Ceredigion, December 2016
In October, Creina and I celebrated our 30th wedding anniversary, quietly, since it was term-time. As it was the pearl anniversary, I gave her pearl earrings, and she gave me a tin of oscietra caviar, the nearest equivalent in food terms, as Iíd never tasted it before. We ate it with mother-of-pearl spoons thrown in free by the supplier (metal ones are said to taint the flavour) and drank champagne. A few weeks later, it was my 60th birthday: my brothers and sisters-in-law came for the weekend, and we went to our favourite fish restaurant in Aberystwyth. My main present from Creina was an electric bike, to enable me to get out into the Welsh countryside without expending too much effort, and most of my other presents were bike-related. I have now ridden it twice, on glorious late-autumn mornings, and discovered that it is a mistake to switch the motor off on a steep hill (you start going backwards), that a couple of our local hills are too much even with the motor, at least till I get fitter, and that pushing a 25-kilo bike uphill is hard work. The extra power is a great help, though, and I love the freewheeling descents with frosty fields of sheep on each side and the brilliant blue sea ahead. I hadnít ridden a bike for more than thirty years, having been put off by one that used to shed its chain in the middle of nowhere, and had forgotten how much fun it can be. I arrive home with frozen ears and nose, and slightly wobbly on my feet.
My first collection of poems, Blizzard, also had an anniversary. Twenty years after its initial publication, Faber brought out a second edition, and I launched it with a reading at the university, accompanied by six talented students reading their own poems about snow. Meanwhile Faber have accepted my new long poem, The Mabinogi, based on the Welsh prose epic, and will publish it in June 2017. The other main literary event this year was a trip to Armagh, Northern Ireland, in July, to take part in the John Hewitt International Summer School. As well as reading I gave a series of poetry workshops there, and we were able to turn it into a holiday, exploring the Giantís Causeway and the Mourne Mountains. At the end of the week, we went south to attend the wedding of our friend Penny Shales to Kieran Slyne, which was held in the beautiful Roundwood House, some 60 miles southwest of Dublin.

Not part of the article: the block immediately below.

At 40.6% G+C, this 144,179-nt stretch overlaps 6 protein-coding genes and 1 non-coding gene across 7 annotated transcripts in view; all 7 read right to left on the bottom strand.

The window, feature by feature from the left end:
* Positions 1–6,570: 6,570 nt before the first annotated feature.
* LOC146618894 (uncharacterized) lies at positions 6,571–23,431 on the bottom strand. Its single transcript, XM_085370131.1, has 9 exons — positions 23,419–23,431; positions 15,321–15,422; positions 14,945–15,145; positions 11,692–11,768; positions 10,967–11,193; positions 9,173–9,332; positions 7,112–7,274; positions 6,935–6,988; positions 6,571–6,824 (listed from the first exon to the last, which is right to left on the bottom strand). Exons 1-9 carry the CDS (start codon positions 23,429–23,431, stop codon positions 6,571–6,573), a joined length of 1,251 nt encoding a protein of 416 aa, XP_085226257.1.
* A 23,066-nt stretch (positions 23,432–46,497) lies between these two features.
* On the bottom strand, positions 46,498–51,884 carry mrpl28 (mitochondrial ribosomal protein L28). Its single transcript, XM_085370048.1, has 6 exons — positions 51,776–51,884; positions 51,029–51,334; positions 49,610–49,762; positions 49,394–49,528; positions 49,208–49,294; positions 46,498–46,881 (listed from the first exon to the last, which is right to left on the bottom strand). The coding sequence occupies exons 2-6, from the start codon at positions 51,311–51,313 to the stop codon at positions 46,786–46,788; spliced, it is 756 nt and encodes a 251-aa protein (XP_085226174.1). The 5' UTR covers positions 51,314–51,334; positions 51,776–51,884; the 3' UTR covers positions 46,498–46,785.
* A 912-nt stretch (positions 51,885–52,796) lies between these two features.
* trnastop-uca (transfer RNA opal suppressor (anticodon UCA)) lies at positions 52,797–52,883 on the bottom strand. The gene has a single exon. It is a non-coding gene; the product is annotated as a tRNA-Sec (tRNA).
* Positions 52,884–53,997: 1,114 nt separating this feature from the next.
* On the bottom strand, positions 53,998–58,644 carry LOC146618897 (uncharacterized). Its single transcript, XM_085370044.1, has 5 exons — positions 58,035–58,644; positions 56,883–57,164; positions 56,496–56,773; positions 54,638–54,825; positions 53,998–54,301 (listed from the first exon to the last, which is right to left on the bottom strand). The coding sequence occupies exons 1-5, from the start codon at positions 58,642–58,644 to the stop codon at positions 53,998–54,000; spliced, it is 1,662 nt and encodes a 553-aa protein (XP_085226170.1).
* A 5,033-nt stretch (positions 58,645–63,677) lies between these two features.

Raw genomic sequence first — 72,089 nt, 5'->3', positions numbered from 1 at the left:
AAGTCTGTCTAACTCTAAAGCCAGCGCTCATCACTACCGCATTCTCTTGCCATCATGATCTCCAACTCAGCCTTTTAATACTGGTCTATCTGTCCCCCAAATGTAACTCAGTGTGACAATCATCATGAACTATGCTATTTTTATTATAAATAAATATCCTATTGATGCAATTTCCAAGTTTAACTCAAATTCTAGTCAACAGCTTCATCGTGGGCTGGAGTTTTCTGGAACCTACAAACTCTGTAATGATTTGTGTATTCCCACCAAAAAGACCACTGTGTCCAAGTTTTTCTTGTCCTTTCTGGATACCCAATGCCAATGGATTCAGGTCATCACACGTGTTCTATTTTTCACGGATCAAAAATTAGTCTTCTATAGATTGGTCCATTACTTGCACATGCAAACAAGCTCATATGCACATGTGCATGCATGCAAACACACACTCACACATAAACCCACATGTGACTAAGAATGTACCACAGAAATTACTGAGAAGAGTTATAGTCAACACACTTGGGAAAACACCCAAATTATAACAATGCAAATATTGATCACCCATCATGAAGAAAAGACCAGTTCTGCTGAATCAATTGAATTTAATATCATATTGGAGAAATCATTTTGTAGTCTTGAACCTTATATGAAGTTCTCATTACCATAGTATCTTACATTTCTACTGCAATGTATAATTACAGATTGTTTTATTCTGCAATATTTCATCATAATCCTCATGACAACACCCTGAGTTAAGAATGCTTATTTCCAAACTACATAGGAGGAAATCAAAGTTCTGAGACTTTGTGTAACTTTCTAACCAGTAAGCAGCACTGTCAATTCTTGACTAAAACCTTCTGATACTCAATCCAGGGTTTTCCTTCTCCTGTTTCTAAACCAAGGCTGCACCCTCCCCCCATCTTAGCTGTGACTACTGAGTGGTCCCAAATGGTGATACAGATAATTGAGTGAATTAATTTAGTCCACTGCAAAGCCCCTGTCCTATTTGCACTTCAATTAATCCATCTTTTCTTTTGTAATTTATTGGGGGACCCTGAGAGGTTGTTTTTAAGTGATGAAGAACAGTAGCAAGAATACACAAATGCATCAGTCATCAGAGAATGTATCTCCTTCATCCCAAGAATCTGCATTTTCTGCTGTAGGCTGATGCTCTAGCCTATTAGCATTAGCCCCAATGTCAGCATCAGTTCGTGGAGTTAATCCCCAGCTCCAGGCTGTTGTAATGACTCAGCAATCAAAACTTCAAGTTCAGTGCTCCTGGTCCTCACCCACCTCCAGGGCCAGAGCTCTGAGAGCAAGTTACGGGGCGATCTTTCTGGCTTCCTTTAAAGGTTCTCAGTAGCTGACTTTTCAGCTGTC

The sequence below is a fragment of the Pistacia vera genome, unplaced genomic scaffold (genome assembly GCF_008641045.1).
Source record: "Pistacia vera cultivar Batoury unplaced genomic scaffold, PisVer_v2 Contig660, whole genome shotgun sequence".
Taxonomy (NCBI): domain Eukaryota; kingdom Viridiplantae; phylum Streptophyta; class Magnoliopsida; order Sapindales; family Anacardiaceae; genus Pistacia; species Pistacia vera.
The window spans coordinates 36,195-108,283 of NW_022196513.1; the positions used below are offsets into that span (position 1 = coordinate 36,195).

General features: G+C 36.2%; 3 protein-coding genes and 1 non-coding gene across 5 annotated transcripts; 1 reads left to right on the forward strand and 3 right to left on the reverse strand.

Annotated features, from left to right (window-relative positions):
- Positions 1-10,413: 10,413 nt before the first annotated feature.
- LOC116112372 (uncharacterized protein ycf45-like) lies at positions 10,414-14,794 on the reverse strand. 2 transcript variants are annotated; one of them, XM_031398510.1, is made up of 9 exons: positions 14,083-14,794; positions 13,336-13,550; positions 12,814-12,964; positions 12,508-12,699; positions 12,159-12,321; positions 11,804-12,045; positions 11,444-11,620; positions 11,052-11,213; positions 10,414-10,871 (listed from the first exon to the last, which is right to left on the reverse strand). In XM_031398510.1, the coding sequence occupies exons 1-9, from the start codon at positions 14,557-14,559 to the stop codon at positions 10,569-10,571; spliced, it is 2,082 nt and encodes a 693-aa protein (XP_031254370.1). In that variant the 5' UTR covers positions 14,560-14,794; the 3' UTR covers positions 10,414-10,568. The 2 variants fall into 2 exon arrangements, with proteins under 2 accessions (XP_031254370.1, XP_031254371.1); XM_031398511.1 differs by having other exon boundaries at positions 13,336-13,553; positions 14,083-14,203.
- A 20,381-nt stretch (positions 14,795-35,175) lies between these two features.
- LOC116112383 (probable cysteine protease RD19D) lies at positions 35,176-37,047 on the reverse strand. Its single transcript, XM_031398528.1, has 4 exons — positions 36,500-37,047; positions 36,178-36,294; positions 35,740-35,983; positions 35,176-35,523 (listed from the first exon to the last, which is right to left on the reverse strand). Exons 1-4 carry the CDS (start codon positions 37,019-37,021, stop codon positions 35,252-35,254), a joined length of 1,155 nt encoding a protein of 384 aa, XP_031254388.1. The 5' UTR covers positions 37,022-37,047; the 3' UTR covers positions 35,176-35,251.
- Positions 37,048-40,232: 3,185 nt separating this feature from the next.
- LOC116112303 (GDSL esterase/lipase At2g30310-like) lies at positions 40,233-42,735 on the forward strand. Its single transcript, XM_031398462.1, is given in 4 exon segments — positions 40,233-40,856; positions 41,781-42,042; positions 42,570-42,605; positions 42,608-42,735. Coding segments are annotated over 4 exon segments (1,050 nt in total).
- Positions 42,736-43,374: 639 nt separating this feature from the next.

Our beloved cat Miranda continued to have health problems this year, some of which we put down to old age. When her symptoms got more severe Creina took her to the vet and a blood test showed she had advanced diabetes. Treatment would have been traumatic and probably unsuccessful, so we decided euthanasia was the kindest option. We miss her a lot, and canít imagine replacing her: no other cat could be so affectionate and communicative. She would sleep on Creinaís feet, and crawl up between us purring in the middle of the night, sometimes ending up on my pillow. She never left or entered a room without a little mew to tell us what she was doing. A lifelong non-hunter, she was intimidated by the blackbirds in the garden, which eventually realized there was no need to flap around her sounding the alarm, as she was no threat. Miranda lived with us almost exactly fifteen years: a quarter of my life and half the length of our marriage.
In the New Year, I am moving to a half-time contract: in future Iíll only be teaching postgraduates as well as overseeing the creative writing course at the university. The arrangement is called Flexible Retirement, so half of me will be retired and drawing half a pension while the other half works and draws half a salary. The idea is to give myself more time to write, which is supposed to be part of my job anyway, but which I donít manage to fit in at the busier times of the year. We hope also to do more travelling in the future: there are readings, courses and residencies I could take advantage of, in addition to some of the holidays abroad we always talk about and hardly ever get round to. Our domestic life is increasingly musical, with Creina playing the piano in one room and me playing the ukulele in another, just far enough away that we donít confuse each other. I canít play anything as sophisticated as her Beethoven, but have mastered Greensleeves and am getting to grips with Scarborough Fair. The great thing about the uke is that it is so light and manageable; I can practise on it while waiting for my opponent to move in a game of online chess.